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Maintaining Muscle Mass in Space

Author(s): Kenneth M. Baldwin, PhD

Knee Extensor Muscle Size in Response to Different States of Unloading

This slide helps to answer the question raised at the end of the last slide: “What do you think the effects will be on muscle strength if one lives a lifestyle described as a couch potato?” The graph illustrates the relationship between knee extensor muscle size decrements (i.e., the extent that the muscle gets smaller due to the different unloading conditions, and the resulting change in strength- or force-generating capacity, such as needed for lifting a weight). Note the loss in strength as a function of the decrease in muscle size (e.g., muscle atrophy). This important relationship highlights the need to maintain muscle mass, which is critical in assessing the physical fitness of an astronaut to perform a variety of tasks while exposed to varying gravity states.

Do you think performance would be compromised further when living in the space suits, as shown in the figure above? If so, how could the loss of muscle mass and strength be minimized?

Suggested Reading:
Adams, G.R, Caiozzo, V.J., & Baldwin, K.M. (2003). Skeletal muscle unweighting: spaceflight and ground based models. J. Appl. Physiol. (Invited Review) 95: 2185-2201.

ADDITIONAL NOTES FROM SPEAKER’S TRANSCRIPT (http://www.bioedonline.org/presentations/)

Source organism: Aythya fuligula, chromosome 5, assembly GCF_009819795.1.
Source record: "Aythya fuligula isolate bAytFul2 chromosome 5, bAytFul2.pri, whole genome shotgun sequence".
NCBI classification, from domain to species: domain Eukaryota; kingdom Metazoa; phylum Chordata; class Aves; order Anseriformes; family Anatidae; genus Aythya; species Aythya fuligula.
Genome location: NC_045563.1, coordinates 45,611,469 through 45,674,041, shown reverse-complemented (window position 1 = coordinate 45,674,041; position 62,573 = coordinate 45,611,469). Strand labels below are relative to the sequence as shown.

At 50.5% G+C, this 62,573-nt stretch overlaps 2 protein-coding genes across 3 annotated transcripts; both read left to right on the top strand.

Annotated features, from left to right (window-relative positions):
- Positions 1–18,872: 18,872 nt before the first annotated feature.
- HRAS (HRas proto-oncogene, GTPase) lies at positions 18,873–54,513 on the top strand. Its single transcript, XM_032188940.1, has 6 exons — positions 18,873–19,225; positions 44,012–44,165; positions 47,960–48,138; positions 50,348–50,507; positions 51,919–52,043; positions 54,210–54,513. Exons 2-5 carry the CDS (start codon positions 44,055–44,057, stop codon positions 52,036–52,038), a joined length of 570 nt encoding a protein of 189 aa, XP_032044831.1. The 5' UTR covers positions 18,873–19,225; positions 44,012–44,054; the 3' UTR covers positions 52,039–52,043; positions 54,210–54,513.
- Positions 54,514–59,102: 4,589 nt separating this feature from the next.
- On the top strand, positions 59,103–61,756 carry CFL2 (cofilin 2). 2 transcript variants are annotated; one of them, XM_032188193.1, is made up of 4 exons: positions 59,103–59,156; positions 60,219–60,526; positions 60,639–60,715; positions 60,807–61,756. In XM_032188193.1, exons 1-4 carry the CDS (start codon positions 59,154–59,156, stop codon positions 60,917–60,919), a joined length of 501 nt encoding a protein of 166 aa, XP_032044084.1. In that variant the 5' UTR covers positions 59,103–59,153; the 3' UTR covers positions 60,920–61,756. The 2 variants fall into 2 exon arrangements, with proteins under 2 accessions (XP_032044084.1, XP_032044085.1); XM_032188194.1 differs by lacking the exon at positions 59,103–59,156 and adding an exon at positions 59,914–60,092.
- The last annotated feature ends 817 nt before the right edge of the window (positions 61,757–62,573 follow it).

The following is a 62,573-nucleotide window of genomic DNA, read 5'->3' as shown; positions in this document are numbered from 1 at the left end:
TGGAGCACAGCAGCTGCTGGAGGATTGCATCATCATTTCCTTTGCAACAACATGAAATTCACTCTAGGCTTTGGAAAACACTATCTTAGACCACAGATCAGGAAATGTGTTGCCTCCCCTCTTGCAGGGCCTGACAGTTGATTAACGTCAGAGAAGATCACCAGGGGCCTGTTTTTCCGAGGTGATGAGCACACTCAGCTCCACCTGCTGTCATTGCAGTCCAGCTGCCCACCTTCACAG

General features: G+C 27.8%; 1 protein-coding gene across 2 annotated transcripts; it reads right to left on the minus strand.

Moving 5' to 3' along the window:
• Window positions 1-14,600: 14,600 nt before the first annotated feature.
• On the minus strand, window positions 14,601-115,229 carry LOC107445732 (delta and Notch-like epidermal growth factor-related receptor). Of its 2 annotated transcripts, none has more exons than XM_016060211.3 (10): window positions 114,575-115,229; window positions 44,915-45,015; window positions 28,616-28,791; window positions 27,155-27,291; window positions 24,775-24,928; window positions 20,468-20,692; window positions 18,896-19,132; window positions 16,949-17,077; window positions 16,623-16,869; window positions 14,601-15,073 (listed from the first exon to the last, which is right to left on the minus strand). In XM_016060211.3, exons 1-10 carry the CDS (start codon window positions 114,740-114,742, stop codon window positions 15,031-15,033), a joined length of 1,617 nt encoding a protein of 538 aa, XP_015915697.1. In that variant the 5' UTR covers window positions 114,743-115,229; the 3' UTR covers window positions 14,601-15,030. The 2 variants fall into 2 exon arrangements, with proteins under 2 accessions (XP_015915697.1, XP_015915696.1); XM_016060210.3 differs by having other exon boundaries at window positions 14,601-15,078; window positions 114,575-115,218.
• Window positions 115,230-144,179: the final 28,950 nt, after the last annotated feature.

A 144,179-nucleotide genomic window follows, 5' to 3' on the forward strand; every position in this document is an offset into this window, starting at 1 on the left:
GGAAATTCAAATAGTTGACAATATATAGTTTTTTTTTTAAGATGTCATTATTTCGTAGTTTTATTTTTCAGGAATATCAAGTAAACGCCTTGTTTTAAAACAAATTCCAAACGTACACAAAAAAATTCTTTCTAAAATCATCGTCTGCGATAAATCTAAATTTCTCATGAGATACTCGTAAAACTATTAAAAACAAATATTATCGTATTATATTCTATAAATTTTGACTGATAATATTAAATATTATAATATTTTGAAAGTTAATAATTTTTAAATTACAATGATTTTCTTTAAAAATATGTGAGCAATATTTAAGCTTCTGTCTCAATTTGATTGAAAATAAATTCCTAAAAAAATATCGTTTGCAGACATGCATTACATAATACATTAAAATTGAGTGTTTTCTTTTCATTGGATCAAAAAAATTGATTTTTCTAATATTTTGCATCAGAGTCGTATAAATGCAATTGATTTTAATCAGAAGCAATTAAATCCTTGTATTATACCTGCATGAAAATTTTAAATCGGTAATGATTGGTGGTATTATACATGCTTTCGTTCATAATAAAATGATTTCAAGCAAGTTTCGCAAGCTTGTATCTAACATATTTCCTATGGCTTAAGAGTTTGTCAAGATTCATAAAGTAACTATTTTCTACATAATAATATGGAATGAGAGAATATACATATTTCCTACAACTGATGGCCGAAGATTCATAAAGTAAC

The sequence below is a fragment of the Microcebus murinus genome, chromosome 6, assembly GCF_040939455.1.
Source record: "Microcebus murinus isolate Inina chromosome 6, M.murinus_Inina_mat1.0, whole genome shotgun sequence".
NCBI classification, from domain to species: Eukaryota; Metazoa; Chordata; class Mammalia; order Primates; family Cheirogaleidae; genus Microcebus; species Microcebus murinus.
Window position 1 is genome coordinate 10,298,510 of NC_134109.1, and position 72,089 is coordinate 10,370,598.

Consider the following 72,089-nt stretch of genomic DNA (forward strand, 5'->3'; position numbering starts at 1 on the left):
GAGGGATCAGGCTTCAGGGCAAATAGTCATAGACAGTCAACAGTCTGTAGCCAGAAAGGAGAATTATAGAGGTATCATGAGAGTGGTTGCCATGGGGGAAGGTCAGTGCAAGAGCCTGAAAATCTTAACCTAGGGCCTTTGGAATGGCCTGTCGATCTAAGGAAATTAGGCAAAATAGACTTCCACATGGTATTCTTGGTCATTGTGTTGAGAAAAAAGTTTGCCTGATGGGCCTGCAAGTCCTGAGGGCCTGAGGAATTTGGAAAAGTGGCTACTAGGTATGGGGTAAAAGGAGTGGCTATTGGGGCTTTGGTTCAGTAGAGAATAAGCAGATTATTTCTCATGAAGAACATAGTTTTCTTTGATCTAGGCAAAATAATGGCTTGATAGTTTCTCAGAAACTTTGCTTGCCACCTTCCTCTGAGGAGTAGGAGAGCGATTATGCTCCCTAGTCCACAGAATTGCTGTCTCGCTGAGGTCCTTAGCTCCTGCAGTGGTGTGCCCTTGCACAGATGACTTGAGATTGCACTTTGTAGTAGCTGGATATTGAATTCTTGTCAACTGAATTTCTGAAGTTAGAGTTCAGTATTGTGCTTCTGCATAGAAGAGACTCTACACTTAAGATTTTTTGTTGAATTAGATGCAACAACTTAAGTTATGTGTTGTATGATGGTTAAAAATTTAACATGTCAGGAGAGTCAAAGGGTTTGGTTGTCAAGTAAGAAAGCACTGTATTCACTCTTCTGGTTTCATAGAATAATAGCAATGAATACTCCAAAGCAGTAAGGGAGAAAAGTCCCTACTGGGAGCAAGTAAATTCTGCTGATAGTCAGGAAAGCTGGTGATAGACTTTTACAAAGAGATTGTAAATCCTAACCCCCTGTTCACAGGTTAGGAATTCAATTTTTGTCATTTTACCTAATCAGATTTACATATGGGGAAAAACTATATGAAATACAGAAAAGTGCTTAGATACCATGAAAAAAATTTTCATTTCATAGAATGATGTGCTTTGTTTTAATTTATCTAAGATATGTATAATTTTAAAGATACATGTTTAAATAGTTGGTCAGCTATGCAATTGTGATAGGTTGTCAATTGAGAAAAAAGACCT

Our muscles get smaller under the conditions of unloading. And what are the consequence of this lost muscle size? The graph shows a decreasing size of the knee extensor (thigh) muscles. As those thigh muscles decrease in size, note that the strength of these muscles, as depicted on the Y axis, is now decreasing, as well. So there is a direct relationship: the smaller the muscle, the less strength it can generate. Conversely, bigger individuals with bigger muscles generally are stronger than smaller individuals with smaller muscles. That is why athletes, for example, or football players, do a lot of strength training in their legs and in their arms to build up strength, so that they can be more effective.


Funded by the following grant(s)

National Space Biomedical Research Institute

National Space Biomedical Research Institute

This work was supported by National Space Biomedical Research Institute through NASA cooperative agreement NCC 9-58.